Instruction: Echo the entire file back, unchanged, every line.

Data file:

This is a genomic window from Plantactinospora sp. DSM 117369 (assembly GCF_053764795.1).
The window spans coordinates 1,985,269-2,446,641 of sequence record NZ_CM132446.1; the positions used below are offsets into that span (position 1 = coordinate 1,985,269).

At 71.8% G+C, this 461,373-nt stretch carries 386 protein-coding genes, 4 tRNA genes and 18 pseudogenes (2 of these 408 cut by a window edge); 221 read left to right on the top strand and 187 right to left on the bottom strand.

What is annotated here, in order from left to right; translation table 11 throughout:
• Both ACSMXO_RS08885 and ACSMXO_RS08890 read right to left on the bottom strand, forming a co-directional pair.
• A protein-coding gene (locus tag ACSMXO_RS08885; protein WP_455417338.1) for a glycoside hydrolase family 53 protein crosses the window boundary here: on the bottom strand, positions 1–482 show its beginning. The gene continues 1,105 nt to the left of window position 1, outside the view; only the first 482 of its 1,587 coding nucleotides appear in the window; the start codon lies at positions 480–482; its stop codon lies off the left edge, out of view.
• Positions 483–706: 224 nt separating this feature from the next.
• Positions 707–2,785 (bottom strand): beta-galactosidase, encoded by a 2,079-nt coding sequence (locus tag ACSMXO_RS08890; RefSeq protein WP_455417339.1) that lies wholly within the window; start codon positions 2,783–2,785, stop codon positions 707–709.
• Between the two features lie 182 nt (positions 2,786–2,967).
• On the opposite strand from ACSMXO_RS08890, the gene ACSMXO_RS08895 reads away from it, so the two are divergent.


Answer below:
This is a genomic window from Plantactinospora sp. DSM 117369 (assembly GCF_053764795.1).
The window spans coordinates 1,985,269-2,446,641 of sequence record NZ_CM132446.1; the positions used below are offsets into that span (position 1 = coordinate 1,985,269).

At 71.8% G+C, this 461,373-nt stretch carries 386 protein-coding genes, 4 tRNA genes and 18 pseudogenes (2 of these 408 cut by a window edge); 221 read left to right on the top strand and 187 right to left on the bottom strand.

What is annotated here, in order from left to right; translation table 11 throughout:
• Both ACSMXO_RS08885 and ACSMXO_RS08890 read right to left on the bottom strand, forming a co-directional pair.
• A protein-coding gene (locus tag ACSMXO_RS08885; protein WP_455417338.1) for a glycoside hydrolase family 53 protein crosses the window boundary here: on the bottom strand, positions 1–482 show its beginning. The gene continues 1,105 nt to the left of window position 1, outside the view; only the first 482 of its 1,587 coding nucleotides appear in the window; the start codon lies at positions 480–482; its stop codon lies off the left edge, out of view.
• Positions 483–706: 224 nt separating this feature from the next.
• Positions 707–2,785 (bottom strand): beta-galactosidase, encoded by a 2,079-nt coding sequence (locus tag ACSMXO_RS08890; RefSeq protein WP_455417339.1) that lies wholly within the window; start codon positions 2,783–2,785, stop codon positions 707–709.
• Between the two features lie 182 nt (positions 2,786–2,967).
• On the opposite strand from ACSMXO_RS08890, the gene ACSMXO_RS08895 reads away from it, so the two are divergent.